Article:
How to Fry Bratwurst (3 Easy Steps + 2 Recipes)

By Autumn Ellenson

How many different methods are there to cook a brat? It sounds like the start of a bad joke.

But there are many different ways you can cook them. Many people throw them on the grill, while others use air fryer recipes. Some even boil brats. While there is no one best method, you will get different flavors from each cooking method.

While grilling a bratwurst is a great way to get a tasty and delicious dish, some people think that the best way to cook a bratwurst is by frying it!

Why Should I Fry Bratwurst?

When you pan-fry a bratwurst you might not get the same smoky flavor as a grill. But there is something even better: caramelization! You cannot get that sweet, deep flavor of nuttiness from the grill or oven.

Pan-frying a bratwurst cooks your sausage to a rich, golden brown. Plus, it gives you a juicy bratwurst with legendary flavor!

The best part is, it is not hard to do! In fact, it may be one of the easiest things you can make in the kitchen.

The following guide walks you through how to fry a bratwurst. As a bonus, I provide you with a simple recipe to elevate it to a whole new level!

What is a Bratwurst?

bratwursts stacked in a pyramid next to sauce overlaid on a German flag

Bratwurst, sometimes called brat for short, is a German sausage made from beef, veal, or pork. It is a specific type of link sausage that originated in Germany. So don’t confuse it with the ever-popular American favorite, hot dogs. They are not the same.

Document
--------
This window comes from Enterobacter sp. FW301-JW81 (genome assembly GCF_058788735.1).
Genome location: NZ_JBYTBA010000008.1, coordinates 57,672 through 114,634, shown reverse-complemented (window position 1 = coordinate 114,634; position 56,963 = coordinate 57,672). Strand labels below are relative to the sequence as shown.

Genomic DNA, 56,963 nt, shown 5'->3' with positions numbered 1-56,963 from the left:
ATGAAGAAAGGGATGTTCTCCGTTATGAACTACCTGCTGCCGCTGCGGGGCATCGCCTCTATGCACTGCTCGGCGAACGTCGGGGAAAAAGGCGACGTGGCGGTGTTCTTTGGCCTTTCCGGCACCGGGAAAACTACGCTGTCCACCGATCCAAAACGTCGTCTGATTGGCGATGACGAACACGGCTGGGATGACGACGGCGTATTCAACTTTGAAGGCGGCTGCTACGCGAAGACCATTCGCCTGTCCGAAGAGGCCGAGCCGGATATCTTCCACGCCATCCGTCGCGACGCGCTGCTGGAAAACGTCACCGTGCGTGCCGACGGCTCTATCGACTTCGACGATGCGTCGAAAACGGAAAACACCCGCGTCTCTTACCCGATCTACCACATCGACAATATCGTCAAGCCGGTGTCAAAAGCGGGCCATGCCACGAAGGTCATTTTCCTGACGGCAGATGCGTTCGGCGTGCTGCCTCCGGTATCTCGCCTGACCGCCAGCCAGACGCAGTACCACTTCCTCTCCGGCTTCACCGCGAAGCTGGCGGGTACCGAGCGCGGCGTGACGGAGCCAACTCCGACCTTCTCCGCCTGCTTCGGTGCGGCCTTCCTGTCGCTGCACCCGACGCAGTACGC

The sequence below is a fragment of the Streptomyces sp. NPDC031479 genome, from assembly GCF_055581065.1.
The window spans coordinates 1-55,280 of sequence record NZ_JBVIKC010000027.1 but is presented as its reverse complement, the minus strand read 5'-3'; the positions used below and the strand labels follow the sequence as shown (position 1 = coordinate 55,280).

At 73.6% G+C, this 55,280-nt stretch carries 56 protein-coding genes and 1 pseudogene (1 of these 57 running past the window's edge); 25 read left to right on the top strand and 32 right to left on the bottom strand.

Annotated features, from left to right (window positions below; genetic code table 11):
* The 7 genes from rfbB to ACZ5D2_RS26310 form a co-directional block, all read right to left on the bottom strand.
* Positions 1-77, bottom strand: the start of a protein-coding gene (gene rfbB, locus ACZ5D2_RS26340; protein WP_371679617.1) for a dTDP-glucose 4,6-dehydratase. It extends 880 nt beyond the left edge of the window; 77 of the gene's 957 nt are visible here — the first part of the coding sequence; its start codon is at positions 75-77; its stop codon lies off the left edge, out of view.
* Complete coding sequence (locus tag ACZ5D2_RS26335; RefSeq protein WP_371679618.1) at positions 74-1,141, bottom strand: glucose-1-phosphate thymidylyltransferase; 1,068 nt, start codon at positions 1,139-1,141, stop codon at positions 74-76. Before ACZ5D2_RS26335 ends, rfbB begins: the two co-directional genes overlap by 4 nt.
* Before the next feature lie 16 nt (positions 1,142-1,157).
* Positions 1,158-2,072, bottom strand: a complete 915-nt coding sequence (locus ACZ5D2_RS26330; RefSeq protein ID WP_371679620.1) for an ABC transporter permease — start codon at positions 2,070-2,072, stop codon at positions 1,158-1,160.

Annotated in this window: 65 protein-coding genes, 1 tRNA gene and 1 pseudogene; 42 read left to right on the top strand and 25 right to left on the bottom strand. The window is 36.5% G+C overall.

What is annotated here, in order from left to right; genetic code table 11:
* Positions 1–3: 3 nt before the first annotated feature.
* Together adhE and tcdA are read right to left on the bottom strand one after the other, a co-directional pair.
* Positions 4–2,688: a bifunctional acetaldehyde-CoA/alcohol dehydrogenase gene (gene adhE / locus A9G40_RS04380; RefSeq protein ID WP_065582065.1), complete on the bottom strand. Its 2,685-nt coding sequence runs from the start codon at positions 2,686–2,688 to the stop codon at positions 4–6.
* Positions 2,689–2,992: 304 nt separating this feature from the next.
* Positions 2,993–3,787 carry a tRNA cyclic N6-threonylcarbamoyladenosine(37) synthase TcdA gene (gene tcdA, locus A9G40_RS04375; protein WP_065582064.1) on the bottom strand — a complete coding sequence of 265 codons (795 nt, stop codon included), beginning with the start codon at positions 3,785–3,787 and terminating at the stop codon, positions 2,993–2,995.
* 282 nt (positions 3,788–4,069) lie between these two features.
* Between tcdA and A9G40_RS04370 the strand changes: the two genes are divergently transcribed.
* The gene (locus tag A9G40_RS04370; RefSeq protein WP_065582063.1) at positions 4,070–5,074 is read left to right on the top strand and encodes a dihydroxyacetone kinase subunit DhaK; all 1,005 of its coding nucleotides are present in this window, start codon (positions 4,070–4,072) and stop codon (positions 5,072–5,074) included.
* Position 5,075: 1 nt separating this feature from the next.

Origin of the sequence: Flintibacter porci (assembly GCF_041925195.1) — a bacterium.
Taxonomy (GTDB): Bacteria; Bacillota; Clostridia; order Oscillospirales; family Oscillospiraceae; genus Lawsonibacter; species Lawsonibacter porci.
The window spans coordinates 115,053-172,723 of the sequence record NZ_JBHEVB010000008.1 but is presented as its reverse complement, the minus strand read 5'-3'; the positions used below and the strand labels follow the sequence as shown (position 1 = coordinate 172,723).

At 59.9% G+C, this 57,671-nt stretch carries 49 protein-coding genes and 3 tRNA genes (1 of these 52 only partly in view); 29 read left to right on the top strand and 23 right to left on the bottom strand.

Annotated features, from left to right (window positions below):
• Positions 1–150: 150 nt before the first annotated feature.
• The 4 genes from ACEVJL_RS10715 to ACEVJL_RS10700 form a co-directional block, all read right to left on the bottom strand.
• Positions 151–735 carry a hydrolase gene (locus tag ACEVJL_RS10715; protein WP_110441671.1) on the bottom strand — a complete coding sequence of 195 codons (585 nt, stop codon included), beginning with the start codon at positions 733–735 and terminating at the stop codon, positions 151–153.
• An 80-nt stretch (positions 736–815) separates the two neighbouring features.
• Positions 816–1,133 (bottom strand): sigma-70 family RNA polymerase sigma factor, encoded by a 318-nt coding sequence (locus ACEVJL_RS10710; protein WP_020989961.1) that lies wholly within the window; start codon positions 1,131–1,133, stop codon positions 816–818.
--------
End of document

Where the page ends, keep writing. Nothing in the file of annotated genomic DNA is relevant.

This special sausage was originally brought to America by German immigrants and quickly became a BBQ staple.

Many people love to grill up a brat with sausage and onions, then throw it into a bun and serve it with an ice-cold beer.

Bratwurst is also an excellent dinner choice for those on a low-carb diet. It is the easiest way to get a high protein, low carb entree into your day.

How to Fry Bratwurst in 3 Easy Steps

Just like a mouth-watering steak, bratwurst needs to be seared at relatively high heat. Then you finish cooking it as described below until it reaches the proper internal temp.

Whether you get an uncooked brat from your town’s butcher, or pick up Johnsonville brats at the local grocery store, giving the meat a sear will provide that golden brown caramelization with a hint of sweetness.

Don’t skip browning your sausage! You’ll miss out on delicious flavor.

Once you have seared the sausage and it is brown and aromatic, you will turn the heat down, cover the meat and let it cook until it is done. Here are the details…

A sign that reads Bratwurst Special with rusty metal trim

Step 1: Melt Butter

For best results, use butter to pan fry your bratwursts. Butter adds flavor to any dish, and sausage is no exception! In fact, butter is one of the secrets for excellent tasting brats.

Some people substitute vegetable oil or olive oil for their butter. This is an easy way to switch from a high saturated fat to a low one if you need to for dietary reasons. But oils will not provide the same taste that butter will.

Psst… for the best bratwursts, sear them in butter, not oil!

Preheat a large skillet or cast iron pan over medium-high heat. Add one or two tablespoons of butter (or a little oil if you are substituting). Let the butter melt until it starts to turn a light brown color.

Step 2: Pan Sear Your Brats

Place the raw brats in your skillet in a single layer. Sear the bratwursts for approximately three minutes per side, until you can see a deep, golden brown color.

Tip: Do not overheat your frying pan. Keep it at medium-high heat to prevent the innards from bursting through the open end of the bratwurst.

Step 3: Cover and Continue Cooking Until Fully Cooked

Once you are done searing both sides of the sausages, flip the meat one more time. Then turn the burner down to medium heat or medium-low heat, depending on how hot your stove cooks.